The Chills is the debut album from American death metal act, Horrendous. While the band’s name might be Horrendous, thankfully, its music is not. Unfortunately there is something else The Chills is not: original. Horrendous is another band looking to Stockholm circa 1990 for inspiration. I am a huge fan of Swedish death metal, but at this point even I have to admit this shit is getting a little out of hand. Then again, it is tough to bitch about good death metal, and The Chills is, if nothing else, definitely that.
I am going to take for granted that anyone reading this has a fair grasp of what old-school Swedish death metal sounds like: Entombed, Dismember, etc. Let us focus instead on how Horrendous differentiates itself from the other Stockholm sound disciples. Firstly, Horrendous has a strong melodic streak, not so much that the music strays into melo-death territory, but enough to give the music a somber, atmospheric feel that is vaguely Finnish-sounding to these ears. Secondly, Horrendous’s songwriting — inasmuch as music played within the confines of a well-established, well-worn style can be — is diverse. From thrashing and blasting to borderline doom, The Chills rarely gets stuck in a rut. Thirdly, for what it’s worth, one of Horrendous’s two singer/guitarists does a pretty fair impersonation of Martin Van Drunen.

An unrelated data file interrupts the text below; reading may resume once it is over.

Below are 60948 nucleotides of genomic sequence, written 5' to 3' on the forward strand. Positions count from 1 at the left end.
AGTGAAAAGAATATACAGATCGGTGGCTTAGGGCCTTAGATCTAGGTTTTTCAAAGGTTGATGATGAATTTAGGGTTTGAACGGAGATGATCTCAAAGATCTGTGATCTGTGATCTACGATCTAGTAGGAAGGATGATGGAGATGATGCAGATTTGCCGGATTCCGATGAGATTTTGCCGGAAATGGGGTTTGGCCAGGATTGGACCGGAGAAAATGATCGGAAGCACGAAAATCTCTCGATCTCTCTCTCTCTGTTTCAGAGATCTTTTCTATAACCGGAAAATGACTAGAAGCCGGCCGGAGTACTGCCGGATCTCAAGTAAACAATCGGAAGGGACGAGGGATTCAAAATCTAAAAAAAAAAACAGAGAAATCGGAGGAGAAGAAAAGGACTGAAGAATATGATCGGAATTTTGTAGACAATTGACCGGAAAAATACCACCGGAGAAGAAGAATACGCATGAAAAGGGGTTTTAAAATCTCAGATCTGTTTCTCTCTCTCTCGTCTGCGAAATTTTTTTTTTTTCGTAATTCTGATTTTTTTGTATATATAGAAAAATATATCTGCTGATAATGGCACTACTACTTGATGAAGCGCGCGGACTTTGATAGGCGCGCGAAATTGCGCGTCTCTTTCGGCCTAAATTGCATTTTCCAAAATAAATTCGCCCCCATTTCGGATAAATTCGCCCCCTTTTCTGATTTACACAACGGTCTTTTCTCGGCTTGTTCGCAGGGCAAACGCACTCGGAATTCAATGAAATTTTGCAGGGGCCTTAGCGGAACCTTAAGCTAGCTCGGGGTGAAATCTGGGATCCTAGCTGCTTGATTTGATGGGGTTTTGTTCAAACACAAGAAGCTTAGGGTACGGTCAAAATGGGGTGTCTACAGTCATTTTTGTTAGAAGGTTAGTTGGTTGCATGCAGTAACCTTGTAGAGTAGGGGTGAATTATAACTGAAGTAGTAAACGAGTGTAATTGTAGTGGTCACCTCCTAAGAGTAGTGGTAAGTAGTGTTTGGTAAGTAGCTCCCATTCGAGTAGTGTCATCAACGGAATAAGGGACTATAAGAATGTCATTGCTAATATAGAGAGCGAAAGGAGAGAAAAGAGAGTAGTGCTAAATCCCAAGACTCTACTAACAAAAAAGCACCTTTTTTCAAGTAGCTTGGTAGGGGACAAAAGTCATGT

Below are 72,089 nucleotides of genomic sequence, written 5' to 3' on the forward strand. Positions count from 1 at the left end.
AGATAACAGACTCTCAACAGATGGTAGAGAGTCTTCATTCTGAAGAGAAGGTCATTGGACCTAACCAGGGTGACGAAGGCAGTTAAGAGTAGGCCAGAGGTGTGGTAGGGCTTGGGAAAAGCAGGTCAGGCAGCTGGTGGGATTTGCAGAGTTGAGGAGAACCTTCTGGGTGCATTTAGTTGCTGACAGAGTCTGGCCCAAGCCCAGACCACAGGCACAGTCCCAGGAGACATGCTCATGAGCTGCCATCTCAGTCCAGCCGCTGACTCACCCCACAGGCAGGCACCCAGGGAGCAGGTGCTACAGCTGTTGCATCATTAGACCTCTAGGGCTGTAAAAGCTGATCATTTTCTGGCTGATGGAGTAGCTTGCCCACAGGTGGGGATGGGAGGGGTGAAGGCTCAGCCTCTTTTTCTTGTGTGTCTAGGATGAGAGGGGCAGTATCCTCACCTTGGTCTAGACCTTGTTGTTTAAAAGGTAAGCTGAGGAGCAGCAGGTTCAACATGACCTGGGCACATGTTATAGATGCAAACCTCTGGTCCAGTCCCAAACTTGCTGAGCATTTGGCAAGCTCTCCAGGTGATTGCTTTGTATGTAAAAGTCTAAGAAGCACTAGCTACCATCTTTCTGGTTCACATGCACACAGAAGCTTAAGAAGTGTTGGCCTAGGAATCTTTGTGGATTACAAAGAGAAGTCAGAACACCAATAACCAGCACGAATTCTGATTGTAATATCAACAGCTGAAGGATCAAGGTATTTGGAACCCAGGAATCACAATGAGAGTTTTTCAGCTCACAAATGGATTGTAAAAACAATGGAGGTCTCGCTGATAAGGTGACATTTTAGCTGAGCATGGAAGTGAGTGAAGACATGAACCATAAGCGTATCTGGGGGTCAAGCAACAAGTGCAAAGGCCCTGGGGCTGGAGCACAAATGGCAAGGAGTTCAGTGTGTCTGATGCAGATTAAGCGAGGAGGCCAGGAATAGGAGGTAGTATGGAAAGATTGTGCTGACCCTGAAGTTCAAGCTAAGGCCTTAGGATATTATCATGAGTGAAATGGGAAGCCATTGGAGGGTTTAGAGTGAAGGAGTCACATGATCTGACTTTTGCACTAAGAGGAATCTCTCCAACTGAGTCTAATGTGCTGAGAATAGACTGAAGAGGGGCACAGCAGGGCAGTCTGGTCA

The Chills is more than solid throughout, highlighted by some excellent, melodic lead playing and above average riffage, but the album’s centerpiece is undoubtedly “The Eye of Madness”. “The Eye” is a nine-minute, multifaceted tour de force that flows cinematically from ominous to brutal, and from tortured to beautiful. While the rest of the album is good, this track hints at potential greatness.
Horrendous is obviously not trying to innovate, but as throwback death metal albums go, The Chills is one of the more interesting ones I have heard. Despite its hackneyed aesthetic, Horrendous has made an album with character, and that is no humble achievement.